- Standard - inexpensive yet cozy private hotels, with traditional national interiors in many of them, providing all the necessary facilities for comfortable stays; notable for very warm hosting and home-like atmosphere;
- Comfort - very comfortable hotels providing excellent facilities and services; mainly located in or near city centers.
This tour comes with the following accommodation:
Visa to Uzbekistan:
Visa-free regime for up to 60 days has been established for citizens of countries below:
Visa-free regime for up to 30 days has been established for citizens of countries below:
- Bosnia and Herzegovina
- Brunei Darussalam
- Czech Republic
- The Republic of Korea
- New Zealand
- Republic of Cyprus
- San Marino
- the Vatican
- United Arab Emirates
- United Kingdom of Great Britain and Northern Ireland
A great number of other countries can obtain an e-visa to Uzbekistan by simply visiting the governmental portal e-visa.gov.uz.
Read more about visa to Uzbekistan here »»
Frequently Asked Questions
- Is it necessary to get a stay permit (temporary registration of stay) while visiting Uzbekistan?
Any foreigner to Uzbekistan is to get a stay permit within 3 working days (consecutive or not) during his / her visit to the country. If he / she stays at an Uzbekistan hotel or a guesthouse, such a stay permit for the period of stay at it is granted automatically. (Inquire whether the hotel / guesthouse you want to stay at provides such a permit unless your accommodation is organized by a host tour operator. Also make sure you are given your stay permit certificate with the seal of your hotel / guesthouse when you check out.) If you stay at other lodging facilities during your visit, you will have to get your stay permit from a local visits registration police department.
- What is Uzbekistan’s currency? Where can I exchange money?
The national currency of Uzbekistan is the som (UZS). There are 100, 200, 500, 1.000, 5.000, 10.000 and 50.000-som banknotes used currently. The banknotes are similar in size but vary in color; they depict Uzbekistan’s cultural and heritage sites.
You can exchange money at Uzbekistan’s National Bank outlets, most of the hotels and official currency exchange offices commonly located near bazaars and at shopping centers. You will need your passport to exchange money through them.
Note that the most common foreign currency in Uzbekistan is US dollars. The US banknotes you exchange in the country should be in good condition - without defects, bad folds, worn areas and scribbles - or it will be hard to exchange them.
- Can I use credit cards in Uzbekistan?
You can use Visa and MasterCard cards mainly in Tashkent and at fewer locations in Samarkand and Bukhara for cash withdrawals through ATMs (cash machines) in their large hotels or banks. You can also make payments with these cards at some hotels, restaurants and stores in Tashkent. However, technical failures of the card handling equipment may occur, so it is advisable to always have enough cash on you.
- What is the difference between GMT and Uzbekistan time?
It is GMT plus 5 hours in Uzbekistan.
- Can foreigners to Uzbekistan use the services of a local mobile network operator during their stays in the country?
Yes, they can if they have a stay permit to show.
- Can I bring alcoholic beverages into Uzbekistan?
A person is permitted to bring a maximum of 2 liters of alcoholic drink(s) into the country.
- What maximum amount of cash can I bring into Uzbekistan?
There is no limit on the amount of cash in a currency that is foreign to Uzbekistan a person can bring into the country. If you bring in over 5,000 USD (or the equivalent in other currencies), you will be given a ТС-28 certificate. If you bring in over 10,000 USD, you will have to pay a 1% duty on this sum.
- What maximum amount of cash can I take out of Uzbekistan?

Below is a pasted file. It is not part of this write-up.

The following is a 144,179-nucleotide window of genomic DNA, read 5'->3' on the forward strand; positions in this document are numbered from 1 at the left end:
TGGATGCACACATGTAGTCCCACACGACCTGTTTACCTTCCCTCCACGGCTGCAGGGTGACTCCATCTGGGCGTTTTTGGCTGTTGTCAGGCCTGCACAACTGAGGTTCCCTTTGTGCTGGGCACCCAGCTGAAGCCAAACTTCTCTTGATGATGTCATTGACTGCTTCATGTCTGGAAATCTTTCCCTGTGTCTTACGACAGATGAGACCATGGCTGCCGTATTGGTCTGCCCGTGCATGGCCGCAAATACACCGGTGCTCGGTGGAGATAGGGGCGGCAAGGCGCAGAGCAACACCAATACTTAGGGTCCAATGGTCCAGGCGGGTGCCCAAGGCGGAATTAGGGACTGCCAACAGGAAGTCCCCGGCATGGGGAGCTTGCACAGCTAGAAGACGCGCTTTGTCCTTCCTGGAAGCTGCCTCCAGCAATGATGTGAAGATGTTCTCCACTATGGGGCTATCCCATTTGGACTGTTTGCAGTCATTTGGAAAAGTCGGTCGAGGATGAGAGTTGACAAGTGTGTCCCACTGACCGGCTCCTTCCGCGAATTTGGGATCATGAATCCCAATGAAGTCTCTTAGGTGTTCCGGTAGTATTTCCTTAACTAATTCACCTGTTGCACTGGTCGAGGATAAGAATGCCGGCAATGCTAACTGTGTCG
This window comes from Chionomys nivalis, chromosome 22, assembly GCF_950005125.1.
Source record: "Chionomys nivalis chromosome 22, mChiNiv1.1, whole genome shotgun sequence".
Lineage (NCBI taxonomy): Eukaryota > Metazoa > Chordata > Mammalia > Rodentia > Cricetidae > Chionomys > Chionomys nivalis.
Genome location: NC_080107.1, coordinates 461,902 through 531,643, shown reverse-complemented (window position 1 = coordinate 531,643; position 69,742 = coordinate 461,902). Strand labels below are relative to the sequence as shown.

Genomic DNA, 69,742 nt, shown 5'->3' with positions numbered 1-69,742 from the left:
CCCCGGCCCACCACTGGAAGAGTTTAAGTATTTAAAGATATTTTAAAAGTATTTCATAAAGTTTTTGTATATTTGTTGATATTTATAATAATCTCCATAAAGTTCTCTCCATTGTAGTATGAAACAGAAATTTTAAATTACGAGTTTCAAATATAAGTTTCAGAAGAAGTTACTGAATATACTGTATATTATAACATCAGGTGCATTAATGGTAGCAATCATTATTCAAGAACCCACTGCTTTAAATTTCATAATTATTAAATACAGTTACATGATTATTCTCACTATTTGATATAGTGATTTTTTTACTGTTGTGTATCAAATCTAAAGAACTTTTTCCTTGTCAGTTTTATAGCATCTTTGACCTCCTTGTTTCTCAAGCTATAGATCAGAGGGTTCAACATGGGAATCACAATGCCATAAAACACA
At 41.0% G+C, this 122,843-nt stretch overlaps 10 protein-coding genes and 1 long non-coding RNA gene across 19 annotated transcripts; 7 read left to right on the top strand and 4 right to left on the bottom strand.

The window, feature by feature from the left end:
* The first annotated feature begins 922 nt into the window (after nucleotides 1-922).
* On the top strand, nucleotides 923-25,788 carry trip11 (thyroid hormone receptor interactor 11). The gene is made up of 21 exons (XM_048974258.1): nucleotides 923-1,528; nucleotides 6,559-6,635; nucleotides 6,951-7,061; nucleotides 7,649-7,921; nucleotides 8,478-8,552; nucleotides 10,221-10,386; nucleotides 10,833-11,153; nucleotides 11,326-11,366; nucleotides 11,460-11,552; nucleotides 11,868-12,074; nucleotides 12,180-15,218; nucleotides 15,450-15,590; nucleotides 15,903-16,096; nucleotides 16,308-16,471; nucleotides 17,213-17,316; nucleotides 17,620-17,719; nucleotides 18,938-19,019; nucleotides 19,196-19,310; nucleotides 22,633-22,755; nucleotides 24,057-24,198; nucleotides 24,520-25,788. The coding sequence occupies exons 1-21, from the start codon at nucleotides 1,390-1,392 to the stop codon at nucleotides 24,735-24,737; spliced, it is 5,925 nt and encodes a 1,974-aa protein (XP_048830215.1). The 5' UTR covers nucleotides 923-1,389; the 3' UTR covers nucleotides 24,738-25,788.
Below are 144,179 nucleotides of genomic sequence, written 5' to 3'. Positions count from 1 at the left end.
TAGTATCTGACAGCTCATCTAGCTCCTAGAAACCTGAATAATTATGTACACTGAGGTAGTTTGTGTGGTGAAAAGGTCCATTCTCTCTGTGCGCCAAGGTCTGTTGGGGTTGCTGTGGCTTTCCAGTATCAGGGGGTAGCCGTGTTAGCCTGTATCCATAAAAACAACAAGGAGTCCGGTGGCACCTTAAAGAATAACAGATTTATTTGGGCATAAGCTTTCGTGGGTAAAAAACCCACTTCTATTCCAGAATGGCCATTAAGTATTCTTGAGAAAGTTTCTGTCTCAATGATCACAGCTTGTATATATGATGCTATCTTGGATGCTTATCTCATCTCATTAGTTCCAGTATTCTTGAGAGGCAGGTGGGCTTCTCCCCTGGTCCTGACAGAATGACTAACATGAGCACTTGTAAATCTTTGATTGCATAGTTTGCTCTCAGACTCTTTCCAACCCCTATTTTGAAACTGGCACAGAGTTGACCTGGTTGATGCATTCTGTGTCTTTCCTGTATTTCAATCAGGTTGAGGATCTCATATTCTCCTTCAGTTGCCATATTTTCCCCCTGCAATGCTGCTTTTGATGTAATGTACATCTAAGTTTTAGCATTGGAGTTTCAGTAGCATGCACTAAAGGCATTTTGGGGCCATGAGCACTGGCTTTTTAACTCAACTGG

The amount of cash (in a currency foreign to Uzbekistan) you can take out of the country must not exceed the sum you brought in as per your arrival customs declaration. Taking out the amount exceeding the sum you brought in is possible if permitted by Uzbekistan’s Central Bank or another Uzbekistan’s authorized bank. Note that taking out Uzbekistan soms is not permitted unless they are several souvenir coins or banknotes.
- Can I use a photo / video camera at the tourist sites?
Photographing and videoing at the tourist sites is allowed unless a site has a prohibition sign. They charge fees for using cameras at most tourist attractions though. Photographing and videoing is prohibited in Tashkent metro, at the airports and railway stations. Using a camera at the functioning mosques is possible if allowed by the worshippers there.
- What kind of clothes should I wear in Uzbekistan? Are there any clothing requirements for women in the country?
Clothes made of cotton and other natural textiles will be the best choice in warm and hot weather. Both men and women will feel best in T-shirts and shorts. Your footwear must be comfortable, light and strong, since you will have to walk a lot. Have sunglasses, a light headwear and sunblock lotion.
If you travel early in spring (March to the beginning of April) or at the end of autumn (October to November), it is advisable to take a windbreaker, a sweater or a similar garment. In winter the temperature may fall to minus 10°С or so, so a raincoat, a warm coat and headwear will be necessary.
There are no strict limits on women’s clothing in the country. However, you should be considerate towards the local traditions, culture and religion. While visiting religious places women should wear loose garments covering most of their arms and legs, and of course the cleavage. Headscarves will also be advisable to put on. Note that you will have to take off your shoes while entering some of the sacred places.
- What languages do people in Uzbekistan speak?
The official language is Uzbek; it is spoken by a majority of the population. Russian is spoken by the country’s largest Slavic minority and is still used widely in business and as a lingua franca, especially in Tashkent and other major cities. Tajik is widespread in Samarkand and Bukhara for their large Tajik ethnic minorities. Karakalpak is spoken in the Autonomous Republic of Karakalpakstan where it is an official language besides Uzbek. English is popular as a foreign language to study but there is little chance of coming across a good English speaker in the street. However, in the historic cities of Bukhara and Samarkand many young souvenir sellers dealing with foreigners speak elementary English.
Useful Information on Traveling to Uzbekistan
Photos of the tour:
View all photos »»
Our video gallery:
View all videos »»
© Copyright © Central Asia Travel
All rights reserved. No part of this publication may be reproduced without written permission of the copyright owner.
to the top »»